Find this Story

Print, a form you can hold

Wireless download to your Amazon Kindle

Look for a summary or analysis of this Story.

Enjoy this? Share it!


by [?]

In the early autumn of 1825, just before the great collapse of his affairs, Scott went to Ireland with Lockhart in his company. But very early in the following year, before the collapse was decided, Lockhart and his family moved to London, on his appointment as editor of the Quarterly, in succession to Gifford. Probably there never was a better appointment of the kind. Lockhart was a born critic: he had both the faculty and the will to work up the papers of his contributors to the proper level; he was firm and decided in his literary and political views, without going to the extreme Giffordian acerbity in both; and his intelligence and erudition were very wide. “He could write,” says a phrase in some article I have somewhere seen quoted, “on any subject from poetry to dry-rot;” and there is no doubt that an editor, if he cannot exactly write on any subject from poetry to dry-rot, should be able to take an interest in any subject between and, if necessary, beyond those poles. Otherwise he has the choice of two undesirables; either he frowns unduly on the dry-rot articles, which probably interest large sections of the public (itself very subject to dry-rot), or he lets the dry-rot contributor inflict his hobby, without mercy and unedited, on a reluctant audience. But Lockhart, though he is said (for his contributions are not, as far as I know, anywhere exactly indicated) to have contributed fully a hundred articles to the Quarterly, that is to say one to nearly every number during the twenty-eight years of his editorship, by no means confined himself to this work. It was, indeed, during its progress that he composed not merely the Life of Napoleon, which was little more than an abridgment, though a very clever abridgment, of Scott’s book, but the Lives of Burns and of Scott himself. Before, however, dealing with these, his Spanish Ballads and other poetical work may be conveniently disposed of.

Lockhart’s verse is in the same scattered condition as his prose; but it is evident that he had very considerable poetical faculty. The charming piece, “When youthful hope is fled,” attributed to him on Mrs. Norton’s authority; the well-known “Captain Paton’s Lament,” which has been republished in the Tales from Blackwood ; and the mono-rhymed epitaph on “Bright broken Maginn,” in which some wiseacres have seen ill-nature, but which really is a masterpiece of humorous pathos, are all in very different styles, and are all excellent each in its style. But these things are mere waifs, separated from each other in widely different publications; and until they are put together no general impression of the author’s poetical talent, except a vaguely favourable one, can be derived from them. The Spanish Ballads form something like a substantive work, and one of nearly as great merit as is possible to poetical translations of poetry. I believe opinions differ as to their fidelity to the original. Here and there, it is said, the author has exchanged a vivid and characteristic touch for a conventional and feeble one. Thus, my friend Mr. Hannay points out to me that in the original of “The Lord of Butrago” the reason given by Montanez for not accompanying the King’s flight is not the somewhat fade one that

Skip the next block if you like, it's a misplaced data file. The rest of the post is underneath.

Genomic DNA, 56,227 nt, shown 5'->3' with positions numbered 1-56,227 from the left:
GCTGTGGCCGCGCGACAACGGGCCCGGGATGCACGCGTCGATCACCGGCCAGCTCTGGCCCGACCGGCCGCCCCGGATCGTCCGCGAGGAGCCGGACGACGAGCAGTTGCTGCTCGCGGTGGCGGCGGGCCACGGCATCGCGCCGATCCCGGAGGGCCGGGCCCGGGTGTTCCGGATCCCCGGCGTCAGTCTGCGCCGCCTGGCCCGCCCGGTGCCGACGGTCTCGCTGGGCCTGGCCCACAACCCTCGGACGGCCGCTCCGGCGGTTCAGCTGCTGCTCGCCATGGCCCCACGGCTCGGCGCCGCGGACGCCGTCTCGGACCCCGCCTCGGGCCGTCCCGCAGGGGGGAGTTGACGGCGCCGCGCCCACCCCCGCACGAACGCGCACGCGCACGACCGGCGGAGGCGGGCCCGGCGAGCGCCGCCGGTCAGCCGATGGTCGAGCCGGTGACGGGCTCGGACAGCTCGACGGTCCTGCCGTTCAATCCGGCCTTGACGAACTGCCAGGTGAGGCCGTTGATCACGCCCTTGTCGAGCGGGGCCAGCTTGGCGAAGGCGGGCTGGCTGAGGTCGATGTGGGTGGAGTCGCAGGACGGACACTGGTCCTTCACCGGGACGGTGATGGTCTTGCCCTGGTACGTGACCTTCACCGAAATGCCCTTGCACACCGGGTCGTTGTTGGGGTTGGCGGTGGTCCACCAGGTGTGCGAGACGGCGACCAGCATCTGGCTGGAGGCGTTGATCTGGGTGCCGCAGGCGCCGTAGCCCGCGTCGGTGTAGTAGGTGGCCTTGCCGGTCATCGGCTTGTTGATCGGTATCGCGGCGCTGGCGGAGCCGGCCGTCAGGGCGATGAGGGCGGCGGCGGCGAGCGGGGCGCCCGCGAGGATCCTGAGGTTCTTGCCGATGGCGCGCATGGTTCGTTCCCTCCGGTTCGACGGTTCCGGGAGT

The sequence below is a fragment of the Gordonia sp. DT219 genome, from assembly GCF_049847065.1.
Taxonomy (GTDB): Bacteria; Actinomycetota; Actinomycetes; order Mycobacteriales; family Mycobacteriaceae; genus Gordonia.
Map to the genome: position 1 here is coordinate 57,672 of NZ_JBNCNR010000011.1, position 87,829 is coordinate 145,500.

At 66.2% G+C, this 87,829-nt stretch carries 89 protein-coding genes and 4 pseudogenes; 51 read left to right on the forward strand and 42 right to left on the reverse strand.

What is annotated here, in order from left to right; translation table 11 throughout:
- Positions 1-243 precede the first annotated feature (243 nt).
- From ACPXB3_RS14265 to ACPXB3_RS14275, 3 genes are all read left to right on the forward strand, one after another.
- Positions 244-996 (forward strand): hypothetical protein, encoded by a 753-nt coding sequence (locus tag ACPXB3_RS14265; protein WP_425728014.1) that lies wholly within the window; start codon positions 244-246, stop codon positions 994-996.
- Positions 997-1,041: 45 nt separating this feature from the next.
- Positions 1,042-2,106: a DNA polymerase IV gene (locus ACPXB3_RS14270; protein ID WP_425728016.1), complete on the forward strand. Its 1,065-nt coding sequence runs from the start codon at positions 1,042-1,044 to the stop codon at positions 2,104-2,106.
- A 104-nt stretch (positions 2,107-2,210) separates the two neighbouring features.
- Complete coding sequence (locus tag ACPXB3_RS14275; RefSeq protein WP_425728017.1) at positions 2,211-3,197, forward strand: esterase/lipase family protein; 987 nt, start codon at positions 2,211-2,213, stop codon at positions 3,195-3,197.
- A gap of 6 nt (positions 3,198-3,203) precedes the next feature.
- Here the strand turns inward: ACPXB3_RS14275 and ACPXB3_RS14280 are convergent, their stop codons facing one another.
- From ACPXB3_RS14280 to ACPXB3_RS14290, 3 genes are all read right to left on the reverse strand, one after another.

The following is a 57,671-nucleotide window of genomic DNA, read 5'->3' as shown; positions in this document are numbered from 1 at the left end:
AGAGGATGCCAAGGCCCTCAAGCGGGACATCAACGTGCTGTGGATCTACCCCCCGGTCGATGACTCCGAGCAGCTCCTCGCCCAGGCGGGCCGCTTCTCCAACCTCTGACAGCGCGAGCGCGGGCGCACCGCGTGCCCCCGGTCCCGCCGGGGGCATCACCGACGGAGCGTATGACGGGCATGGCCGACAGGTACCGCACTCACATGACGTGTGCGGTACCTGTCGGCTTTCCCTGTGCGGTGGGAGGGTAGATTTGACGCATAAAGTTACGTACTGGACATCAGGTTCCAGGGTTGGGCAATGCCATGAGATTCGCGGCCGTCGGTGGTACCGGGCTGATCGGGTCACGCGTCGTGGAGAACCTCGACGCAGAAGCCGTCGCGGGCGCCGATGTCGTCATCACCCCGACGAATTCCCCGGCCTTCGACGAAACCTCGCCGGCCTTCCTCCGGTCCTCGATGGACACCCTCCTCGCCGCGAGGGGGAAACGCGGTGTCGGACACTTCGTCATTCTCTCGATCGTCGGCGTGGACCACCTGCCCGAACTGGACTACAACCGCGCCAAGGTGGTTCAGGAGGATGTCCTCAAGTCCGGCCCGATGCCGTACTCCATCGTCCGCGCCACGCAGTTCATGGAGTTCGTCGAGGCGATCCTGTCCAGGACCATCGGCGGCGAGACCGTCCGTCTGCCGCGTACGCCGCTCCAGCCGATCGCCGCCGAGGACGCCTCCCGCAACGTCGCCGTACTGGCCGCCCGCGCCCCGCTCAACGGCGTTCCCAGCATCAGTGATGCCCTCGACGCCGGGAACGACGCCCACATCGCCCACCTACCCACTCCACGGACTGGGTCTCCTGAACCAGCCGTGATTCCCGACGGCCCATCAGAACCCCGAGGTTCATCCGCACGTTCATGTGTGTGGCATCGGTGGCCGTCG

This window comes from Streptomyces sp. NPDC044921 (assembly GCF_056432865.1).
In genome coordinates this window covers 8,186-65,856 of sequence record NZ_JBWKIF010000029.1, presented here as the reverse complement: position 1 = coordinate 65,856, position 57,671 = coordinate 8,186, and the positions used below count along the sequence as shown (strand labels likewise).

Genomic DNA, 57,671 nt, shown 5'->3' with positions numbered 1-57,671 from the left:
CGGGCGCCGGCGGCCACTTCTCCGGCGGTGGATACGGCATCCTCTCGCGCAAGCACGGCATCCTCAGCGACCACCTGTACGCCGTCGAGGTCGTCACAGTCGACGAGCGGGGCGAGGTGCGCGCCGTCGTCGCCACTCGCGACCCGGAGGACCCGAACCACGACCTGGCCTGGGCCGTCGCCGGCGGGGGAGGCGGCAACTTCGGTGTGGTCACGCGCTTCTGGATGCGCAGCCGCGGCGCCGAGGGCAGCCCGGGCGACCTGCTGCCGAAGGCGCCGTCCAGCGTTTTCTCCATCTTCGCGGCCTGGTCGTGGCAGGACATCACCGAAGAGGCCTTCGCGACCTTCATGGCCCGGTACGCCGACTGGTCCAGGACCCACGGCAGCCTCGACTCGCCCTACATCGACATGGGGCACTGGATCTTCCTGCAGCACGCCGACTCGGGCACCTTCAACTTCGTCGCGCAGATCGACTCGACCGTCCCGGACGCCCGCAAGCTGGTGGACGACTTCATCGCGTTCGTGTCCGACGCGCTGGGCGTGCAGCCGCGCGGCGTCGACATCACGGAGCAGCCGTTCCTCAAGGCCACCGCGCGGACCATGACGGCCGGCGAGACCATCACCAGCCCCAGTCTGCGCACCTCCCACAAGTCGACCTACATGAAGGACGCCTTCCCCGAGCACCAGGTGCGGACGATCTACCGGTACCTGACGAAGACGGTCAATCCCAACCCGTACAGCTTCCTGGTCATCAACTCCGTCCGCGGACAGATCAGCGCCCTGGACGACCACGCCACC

Castile’s proud dames shall never point the finger of disdain,

but the nobler argument, showing the best side of feudal sentiment, that the widows of his tenants shall never say that he fled and left their husbands to fight and fall. Lockhart’s master, Sir Walter, would certainly not have missed this touch, and it is odd that Lockhart himself did. But such things will happen to translators. On the other hand, it is, I believe, admitted (and the same very capable authority in Spanish is my warranty) that on the whole the originals have rather gained than lost; and certainly no one can fail to enjoy the Ballads as they stand in English. The “Wandering Knight’s Song” has always seemed to me a gem without flaw, especially the last stanza. Few men, again, manage the long “fourteener” with middle rhyme better than Lockhart, though he is less happy with the anapaest, and has not fully mastered the very difficult trochaic measure of “The Death of Don Pedro.” In “The Count Arnaldos,” wherein, indeed, the subject lends itself better to that cadence, the result is more satisfactory. The merits, however, of these Ballads are not technical merely, or rather, the technical merits are well subordinated to the production of the general effect. About the nature of that effect much ink has been shed. It is produced equally by Greek hexameters, by old French assonanced tirades, by English “eights and sixes,” and by not a few other measures. But in itself it is more or less the same–the stirring of the blood as by the sound of a trumpet, or else the melting of the mood into or close to tears. The ballad effect is thus the simplest and most primitive of all poetical effects; it is Lockhart’s merit that he seldom fails to produce it. The simplicity and spontaneity of his verse may, to some people, be surprising in a writer so thoroughly and intensely literary; but Lockhart’s character was as complex as his verse is simple, and the verse itself is not the least valuable guide to it.